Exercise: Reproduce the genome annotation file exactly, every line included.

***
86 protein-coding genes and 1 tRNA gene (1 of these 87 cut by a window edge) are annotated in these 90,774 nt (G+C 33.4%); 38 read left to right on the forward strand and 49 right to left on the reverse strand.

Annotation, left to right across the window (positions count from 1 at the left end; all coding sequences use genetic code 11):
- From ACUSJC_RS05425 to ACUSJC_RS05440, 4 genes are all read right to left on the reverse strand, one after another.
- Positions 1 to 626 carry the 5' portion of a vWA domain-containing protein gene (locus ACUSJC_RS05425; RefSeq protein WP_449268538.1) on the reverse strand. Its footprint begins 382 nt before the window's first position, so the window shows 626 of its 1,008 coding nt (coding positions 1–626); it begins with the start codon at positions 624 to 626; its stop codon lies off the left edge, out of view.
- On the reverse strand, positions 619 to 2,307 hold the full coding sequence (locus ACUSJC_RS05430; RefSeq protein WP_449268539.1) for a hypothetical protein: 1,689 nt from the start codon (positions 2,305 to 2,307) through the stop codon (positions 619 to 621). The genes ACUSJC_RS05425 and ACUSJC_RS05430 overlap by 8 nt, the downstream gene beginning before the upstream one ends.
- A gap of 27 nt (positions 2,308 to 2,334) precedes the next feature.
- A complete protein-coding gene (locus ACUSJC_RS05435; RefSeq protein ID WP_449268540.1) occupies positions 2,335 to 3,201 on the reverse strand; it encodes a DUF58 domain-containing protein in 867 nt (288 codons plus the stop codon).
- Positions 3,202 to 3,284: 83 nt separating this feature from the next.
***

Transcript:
86 protein-coding genes and 1 tRNA gene (1 of these 87 cut by a window edge) are annotated in these 90,774 nt (G+C 33.4%); 38 read left to right on the forward strand and 49 right to left on the reverse strand.

Annotation, left to right across the window (positions count from 1 at the left end; all coding sequences use genetic code 11):
- From ACUSJC_RS05425 to ACUSJC_RS05440, 4 genes are all read right to left on the reverse strand, one after another.
- Positions 1 to 626 carry the 5' portion of a vWA domain-containing protein gene (locus ACUSJC_RS05425; RefSeq protein WP_449268538.1) on the reverse strand. Its footprint begins 382 nt before the window's first position, so the window shows 626 of its 1,008 coding nt (coding positions 1–626); it begins with the start codon at positions 624 to 626; its stop codon lies off the left edge, out of view.
- On the reverse strand, positions 619 to 2,307 hold the full coding sequence (locus ACUSJC_RS05430; RefSeq protein WP_449268539.1) for a hypothetical protein: 1,689 nt from the start codon (positions 2,305 to 2,307) through the stop codon (positions 619 to 621). The genes ACUSJC_RS05425 and ACUSJC_RS05430 overlap by 8 nt, the downstream gene beginning before the upstream one ends.
- A gap of 27 nt (positions 2,308 to 2,334) precedes the next feature.
- A complete protein-coding gene (locus ACUSJC_RS05435; RefSeq protein ID WP_449268540.1) occupies positions 2,335 to 3,201 on the reverse strand; it encodes a DUF58 domain-containing protein in 867 nt (288 codons plus the stop codon).
- Positions 3,202 to 3,284: 83 nt separating this feature from the next.